Kaddar made his decision with an unusual abruptness, and immediately set upon his rosebushes with bare hands. The thorns clawed at his hands, and rivulets of blood dripped from them, but he continued determinedly. Finally, he had a handful of his best roses plucked and de-thorned, with the green fire of his Gift feeding nutrients through the stems so they would stay longer without wilting.
He had reached the far end of the courtyard now, and the sun was beginning to peek out from behind the clouds. At last, he had reached his destination.
It was an extremely old sepetir tree, magnificent in the few golden rays of light that shone through the clouds. The sunlight hit the drops of rain on the pearly green leaves so that the radiant multicolored sparks that glittered off of them made Kaddar squint. He approached the tree slowly, holding the roses at his side gently.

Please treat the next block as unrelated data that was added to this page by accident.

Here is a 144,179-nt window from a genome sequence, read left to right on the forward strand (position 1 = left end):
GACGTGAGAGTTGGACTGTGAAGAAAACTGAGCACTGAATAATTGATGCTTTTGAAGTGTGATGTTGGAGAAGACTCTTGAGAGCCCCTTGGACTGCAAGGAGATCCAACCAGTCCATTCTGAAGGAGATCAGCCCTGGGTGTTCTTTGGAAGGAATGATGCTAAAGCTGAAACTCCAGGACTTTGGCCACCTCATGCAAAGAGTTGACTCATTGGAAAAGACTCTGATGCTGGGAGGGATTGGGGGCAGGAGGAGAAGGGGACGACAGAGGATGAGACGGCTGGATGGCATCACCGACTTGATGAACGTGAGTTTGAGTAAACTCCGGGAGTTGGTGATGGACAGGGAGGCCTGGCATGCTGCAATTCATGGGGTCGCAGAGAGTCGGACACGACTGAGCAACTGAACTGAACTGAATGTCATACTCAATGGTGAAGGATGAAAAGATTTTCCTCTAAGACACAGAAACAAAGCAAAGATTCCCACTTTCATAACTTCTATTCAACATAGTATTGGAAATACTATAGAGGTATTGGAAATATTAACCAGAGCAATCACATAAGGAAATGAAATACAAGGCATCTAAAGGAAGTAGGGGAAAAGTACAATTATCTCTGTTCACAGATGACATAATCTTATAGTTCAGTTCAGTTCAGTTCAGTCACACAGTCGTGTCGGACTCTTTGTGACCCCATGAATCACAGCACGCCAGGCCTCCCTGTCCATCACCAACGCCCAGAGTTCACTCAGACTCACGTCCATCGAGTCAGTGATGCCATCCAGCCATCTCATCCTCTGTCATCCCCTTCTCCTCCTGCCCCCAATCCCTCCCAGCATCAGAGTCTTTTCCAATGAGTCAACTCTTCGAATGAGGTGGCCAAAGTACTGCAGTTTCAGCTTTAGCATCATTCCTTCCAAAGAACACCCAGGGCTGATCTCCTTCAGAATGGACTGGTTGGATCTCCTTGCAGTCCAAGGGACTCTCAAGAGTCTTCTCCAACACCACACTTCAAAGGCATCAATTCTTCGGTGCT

This tree had been planted by Fazia's grandfather, and had always been one of the general's favorite places to relax. His wife and children knew that if he wasn't at home with them or out on the hills, he would be here. Kaddar remembered the times that his father had brought him out here and told him tales of his youth, in the faraway land of Chelogu. It was only fitting that this was chosen as his final resting place.
Kaddar stared at the inscription on the headstone, trying to gain control of his emotions. Slowly sinking down onto the dirt, he laid his handful of roses at its base reverently. "I know it's late, Father," he began shakily. "But I have the bouquet of roses I promised you."